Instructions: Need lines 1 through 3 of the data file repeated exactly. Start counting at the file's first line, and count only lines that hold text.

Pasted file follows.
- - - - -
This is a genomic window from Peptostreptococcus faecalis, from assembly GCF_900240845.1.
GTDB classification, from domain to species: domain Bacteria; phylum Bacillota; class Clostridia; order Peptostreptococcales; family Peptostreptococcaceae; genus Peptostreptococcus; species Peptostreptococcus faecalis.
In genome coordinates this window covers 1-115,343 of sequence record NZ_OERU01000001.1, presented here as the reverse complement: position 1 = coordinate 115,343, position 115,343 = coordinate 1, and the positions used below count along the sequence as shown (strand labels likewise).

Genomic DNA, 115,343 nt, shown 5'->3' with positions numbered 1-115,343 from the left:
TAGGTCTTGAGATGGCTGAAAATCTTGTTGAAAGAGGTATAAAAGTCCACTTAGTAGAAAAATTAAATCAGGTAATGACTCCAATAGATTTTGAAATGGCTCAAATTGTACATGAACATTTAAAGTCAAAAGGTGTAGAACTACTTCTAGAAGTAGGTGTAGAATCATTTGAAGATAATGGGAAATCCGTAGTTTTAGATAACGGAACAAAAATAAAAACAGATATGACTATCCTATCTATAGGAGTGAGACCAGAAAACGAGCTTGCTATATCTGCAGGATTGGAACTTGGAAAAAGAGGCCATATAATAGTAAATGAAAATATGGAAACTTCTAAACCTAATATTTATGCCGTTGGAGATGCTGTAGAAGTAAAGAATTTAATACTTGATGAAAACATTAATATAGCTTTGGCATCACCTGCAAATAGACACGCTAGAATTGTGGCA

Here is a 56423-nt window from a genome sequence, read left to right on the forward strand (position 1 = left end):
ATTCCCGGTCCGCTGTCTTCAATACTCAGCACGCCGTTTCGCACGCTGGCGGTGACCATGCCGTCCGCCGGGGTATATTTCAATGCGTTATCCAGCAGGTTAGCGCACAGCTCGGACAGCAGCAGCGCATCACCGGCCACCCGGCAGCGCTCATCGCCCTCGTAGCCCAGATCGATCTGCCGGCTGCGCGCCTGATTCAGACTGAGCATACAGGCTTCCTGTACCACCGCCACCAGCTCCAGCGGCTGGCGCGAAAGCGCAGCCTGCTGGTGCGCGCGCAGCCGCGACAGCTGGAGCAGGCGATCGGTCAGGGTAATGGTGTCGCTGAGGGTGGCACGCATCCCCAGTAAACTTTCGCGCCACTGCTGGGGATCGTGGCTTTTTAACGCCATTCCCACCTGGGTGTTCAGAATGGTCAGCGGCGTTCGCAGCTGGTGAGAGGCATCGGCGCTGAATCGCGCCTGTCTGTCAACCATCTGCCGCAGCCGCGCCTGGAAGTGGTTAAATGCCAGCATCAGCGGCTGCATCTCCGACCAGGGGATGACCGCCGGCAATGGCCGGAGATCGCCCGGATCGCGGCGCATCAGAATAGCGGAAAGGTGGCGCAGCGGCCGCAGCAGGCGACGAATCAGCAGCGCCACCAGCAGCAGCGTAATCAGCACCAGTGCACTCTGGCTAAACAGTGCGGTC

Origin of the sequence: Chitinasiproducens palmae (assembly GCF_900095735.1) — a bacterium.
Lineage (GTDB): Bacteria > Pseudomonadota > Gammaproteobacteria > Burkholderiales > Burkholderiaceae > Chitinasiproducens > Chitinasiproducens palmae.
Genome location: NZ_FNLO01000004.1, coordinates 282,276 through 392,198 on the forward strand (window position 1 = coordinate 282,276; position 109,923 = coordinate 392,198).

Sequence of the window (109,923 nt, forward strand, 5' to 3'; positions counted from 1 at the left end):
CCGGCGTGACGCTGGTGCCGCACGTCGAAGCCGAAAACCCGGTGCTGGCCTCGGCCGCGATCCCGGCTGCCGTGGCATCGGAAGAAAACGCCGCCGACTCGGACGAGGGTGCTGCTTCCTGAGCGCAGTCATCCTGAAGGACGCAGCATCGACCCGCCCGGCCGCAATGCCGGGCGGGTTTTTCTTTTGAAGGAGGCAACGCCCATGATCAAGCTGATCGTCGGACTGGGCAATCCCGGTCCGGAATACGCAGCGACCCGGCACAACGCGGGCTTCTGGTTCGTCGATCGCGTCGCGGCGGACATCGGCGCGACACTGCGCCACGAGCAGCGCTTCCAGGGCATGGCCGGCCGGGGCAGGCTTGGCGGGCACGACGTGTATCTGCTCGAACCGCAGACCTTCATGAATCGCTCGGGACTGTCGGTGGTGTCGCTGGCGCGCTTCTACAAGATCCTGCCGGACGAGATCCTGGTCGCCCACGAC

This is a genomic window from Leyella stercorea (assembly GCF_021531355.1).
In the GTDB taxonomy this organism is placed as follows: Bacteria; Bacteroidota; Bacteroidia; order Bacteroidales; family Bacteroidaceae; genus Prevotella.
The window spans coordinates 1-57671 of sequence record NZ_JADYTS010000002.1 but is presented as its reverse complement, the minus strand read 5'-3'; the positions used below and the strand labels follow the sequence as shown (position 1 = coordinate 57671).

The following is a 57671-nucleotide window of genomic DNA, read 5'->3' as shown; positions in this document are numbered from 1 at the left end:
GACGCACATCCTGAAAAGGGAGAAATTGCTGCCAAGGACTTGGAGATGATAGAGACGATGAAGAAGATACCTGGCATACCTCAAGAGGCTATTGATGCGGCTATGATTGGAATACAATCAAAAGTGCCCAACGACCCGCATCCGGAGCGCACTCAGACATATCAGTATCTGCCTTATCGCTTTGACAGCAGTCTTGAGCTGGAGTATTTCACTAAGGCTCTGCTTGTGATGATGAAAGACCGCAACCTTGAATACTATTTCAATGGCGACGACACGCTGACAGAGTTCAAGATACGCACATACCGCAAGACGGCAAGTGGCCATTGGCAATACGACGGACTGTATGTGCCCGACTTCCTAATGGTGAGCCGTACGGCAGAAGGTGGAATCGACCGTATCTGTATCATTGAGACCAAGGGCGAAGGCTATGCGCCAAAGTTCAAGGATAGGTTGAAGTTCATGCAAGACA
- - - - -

This is a genomic window from Peptostreptococcus faecalis, from assembly GCF_900240845.1.
GTDB classification, from domain to species: domain Bacteria; phylum Bacillota; class Clostridia; order Peptostreptococcales; family Peptostreptococcaceae; genus Peptostreptococcus; species Peptostreptococcus faecalis.
In genome coordinates this window covers 1-115,343 of sequence record NZ_OERU01000001.1, presented here as the reverse complement: position 1 = coordinate 115,343, position 115,343 = coordinate 1, and the positions used below count along the sequence as shown (strand labels likewise).